MARYSVILLE – Almost a year after her son was shot to death by Marysville police, Joann Rouker is still waiting for answers.
She may not have to wait much longer. Snohomish County sheriff’s spokeswoman Shari Ireton said in an email this week that the SMART investigation is done and charges have been referred to the county prosecutor’s office. SMART investigates officer-involved shootings in the county.
Rouker is heartbroken that police killed her son Sept. 18, 2018. She disagrees with much of what police and her son’s wife Nichole say about what happened, adding she knows her son, and he would not act that way.
Police say they shot Jeffrey Keith Sims, 37, because he was armed with a 3-inch folding knife and was going to stab his wife.
Sims’ wife said he was possibly high on methamphetamine when she talked to him earlier that day, court papers show. When Nichole got home from work, she said they argued about whether he could stay as she had kicked him out weeks before.
She called 9-1-1, and when law enforcement arrived, the couple was in the driveway. He had what looked like a knife in his hand, and he moved as if to stab his wife, according to police.
“The officers fired at (Sims) while he was attacking her with the knife,” detectives wrote in the search warrant affidavit filed in Superior Court. Sims died at the scene in the 13100 block of 57th Avenue NE from multiple gunshot wounds. Three officers fired shots.
Sims had no known criminal history in Washington.
He and his wife had four boys ages 10, 7, 2 and 18 months at the time. In remembrance, the family asked for donations to the National Alliance on Mental Illness or a Go Fund Me page set up in his wife’s name. About 35 people have donated a little over $3,000.
Rouker said police didn’t just kill her son that night. “They took my life away as well,” she said, adding, “His kids will not have a father to ever turn to.”
She said police should not have felt threatened. “Do you really think the police were in any danger being so far from him?” she asked, adding: “Yes, I am beyond mad. I am so broken. I cannot believe they can think this is justified.”
She said the three officers shot 26 bullets into her son. “Did they have to shoot my son with 26 bullet holes?” she asked. “That was just overkill.” She said she knows police have a job to do and their lives are in danger, and she could see the shooting if Sims had a gun, but “a pocket knife?”
Rouker said she wishes she could sue the police department for wrongful death, but only a wife can do that in Washington state. Rouker lives in Ohio. She disagrees that there was any domestic violence going on. “He was a shy, humble man,” Rouker said. “He hated to argue. His dad and I had a rough marriage, and Jeffrey did not like any arguing at all.” She also wonders why Nichole didn’t have a scratch on her if Sims was that close to stabbing her when officers shot him.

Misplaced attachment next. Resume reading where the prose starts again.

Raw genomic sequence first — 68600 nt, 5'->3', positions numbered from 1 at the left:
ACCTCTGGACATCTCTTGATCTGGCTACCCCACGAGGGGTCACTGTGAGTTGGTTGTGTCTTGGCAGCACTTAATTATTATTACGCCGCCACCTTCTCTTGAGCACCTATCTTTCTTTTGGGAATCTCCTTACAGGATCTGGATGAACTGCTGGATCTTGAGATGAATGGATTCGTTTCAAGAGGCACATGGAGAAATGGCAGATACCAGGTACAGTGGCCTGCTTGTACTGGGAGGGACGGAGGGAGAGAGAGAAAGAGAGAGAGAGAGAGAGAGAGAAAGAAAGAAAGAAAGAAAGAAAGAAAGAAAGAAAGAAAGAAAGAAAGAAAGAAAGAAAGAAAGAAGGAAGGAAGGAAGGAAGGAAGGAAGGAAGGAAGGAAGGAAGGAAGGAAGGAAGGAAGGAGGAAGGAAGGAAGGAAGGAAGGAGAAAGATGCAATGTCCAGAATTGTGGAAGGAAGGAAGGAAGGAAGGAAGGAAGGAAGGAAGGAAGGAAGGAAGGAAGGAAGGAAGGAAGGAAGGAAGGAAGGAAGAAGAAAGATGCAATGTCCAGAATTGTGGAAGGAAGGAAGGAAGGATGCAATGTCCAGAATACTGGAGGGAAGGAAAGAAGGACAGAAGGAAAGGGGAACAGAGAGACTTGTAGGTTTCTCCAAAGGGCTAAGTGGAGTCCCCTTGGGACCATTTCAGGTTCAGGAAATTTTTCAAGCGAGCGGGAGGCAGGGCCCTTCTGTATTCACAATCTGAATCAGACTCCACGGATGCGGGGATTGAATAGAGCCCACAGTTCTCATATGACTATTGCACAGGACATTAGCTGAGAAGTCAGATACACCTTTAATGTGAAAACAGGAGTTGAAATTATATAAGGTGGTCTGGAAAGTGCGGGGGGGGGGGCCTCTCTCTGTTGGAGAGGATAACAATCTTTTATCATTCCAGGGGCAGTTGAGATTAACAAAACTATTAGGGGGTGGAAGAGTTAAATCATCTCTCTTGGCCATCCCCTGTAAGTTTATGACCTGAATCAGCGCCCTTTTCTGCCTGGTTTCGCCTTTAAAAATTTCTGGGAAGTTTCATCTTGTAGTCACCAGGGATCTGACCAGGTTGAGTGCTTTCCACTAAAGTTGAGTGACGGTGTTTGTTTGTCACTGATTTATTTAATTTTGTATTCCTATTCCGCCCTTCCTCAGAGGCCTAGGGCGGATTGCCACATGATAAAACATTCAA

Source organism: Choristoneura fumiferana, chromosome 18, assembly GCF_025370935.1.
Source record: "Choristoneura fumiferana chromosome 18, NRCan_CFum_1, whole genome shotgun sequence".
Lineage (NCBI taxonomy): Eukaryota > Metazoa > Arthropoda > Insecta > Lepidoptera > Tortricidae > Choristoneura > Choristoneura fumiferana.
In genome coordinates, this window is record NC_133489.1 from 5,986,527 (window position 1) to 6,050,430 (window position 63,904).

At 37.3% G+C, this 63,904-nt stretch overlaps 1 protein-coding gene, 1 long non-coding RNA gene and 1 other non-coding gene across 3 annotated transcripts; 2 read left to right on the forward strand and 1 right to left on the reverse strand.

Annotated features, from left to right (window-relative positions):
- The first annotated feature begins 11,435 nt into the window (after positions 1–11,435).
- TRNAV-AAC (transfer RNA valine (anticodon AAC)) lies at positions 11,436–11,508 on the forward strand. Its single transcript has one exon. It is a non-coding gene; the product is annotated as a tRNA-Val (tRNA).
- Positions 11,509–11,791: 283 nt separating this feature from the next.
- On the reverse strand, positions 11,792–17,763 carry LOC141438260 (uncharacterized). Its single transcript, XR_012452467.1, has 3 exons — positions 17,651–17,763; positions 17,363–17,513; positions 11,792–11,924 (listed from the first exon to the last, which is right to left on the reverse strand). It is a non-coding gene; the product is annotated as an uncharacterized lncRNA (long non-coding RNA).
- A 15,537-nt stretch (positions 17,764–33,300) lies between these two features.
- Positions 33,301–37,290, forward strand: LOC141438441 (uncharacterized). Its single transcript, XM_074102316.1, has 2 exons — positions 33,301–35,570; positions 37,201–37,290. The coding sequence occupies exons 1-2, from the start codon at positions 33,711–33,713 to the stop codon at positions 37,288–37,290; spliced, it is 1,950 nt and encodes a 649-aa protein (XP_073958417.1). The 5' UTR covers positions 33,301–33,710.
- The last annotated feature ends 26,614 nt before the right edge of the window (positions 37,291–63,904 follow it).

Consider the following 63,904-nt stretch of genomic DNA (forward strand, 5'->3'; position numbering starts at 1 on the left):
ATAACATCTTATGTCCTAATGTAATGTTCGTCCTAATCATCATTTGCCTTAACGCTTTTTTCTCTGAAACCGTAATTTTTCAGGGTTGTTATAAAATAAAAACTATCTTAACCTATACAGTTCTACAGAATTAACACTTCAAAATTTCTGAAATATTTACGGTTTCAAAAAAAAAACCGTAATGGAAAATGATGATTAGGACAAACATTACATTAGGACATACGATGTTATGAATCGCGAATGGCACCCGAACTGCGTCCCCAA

She also wondered why the Snohomish County Multiple Agency Response Team investigation into his death is taking so long, compared with similar incidents.
Sims grew up in Virginia, but moved to Seattle, where he met Nichole. “They were young and in love. I thought they got along,” Rouker said. Two months before his death, Rouker said their relationship went downhill. “She said he was doing meth. I don’t know what to believe,” Rouker said. She said her son was in drug rehab four years prior, and he told her he wouldn’t do it again.
“I wouldn’t go back to that stuff,” she said he told her. “I hate the way it makes me feel. I wouldn’t jeopardize my kids and make them live through hell. I got that out of my system.” Rouker said if he had gotten back into drugs, she would have known. “Jeffrey would tell me everything,” she said.
Rouker said if Nichole was so afraid of Sims why did she approach him just before the shots were fired? Rouker said Nichole never mentioned to her that Sims was violent.
“She was in control of everything,” Rouker said of Nichole. Regarding the children, Rouker said: “They just absolutely adored their dad. I hope she’s getting them therapy and help.”
As for her doubting some of Nichole’s and police versions of the tragedy, Rouker said there is one solution. “They need to have video cams,” she said of Marysville police.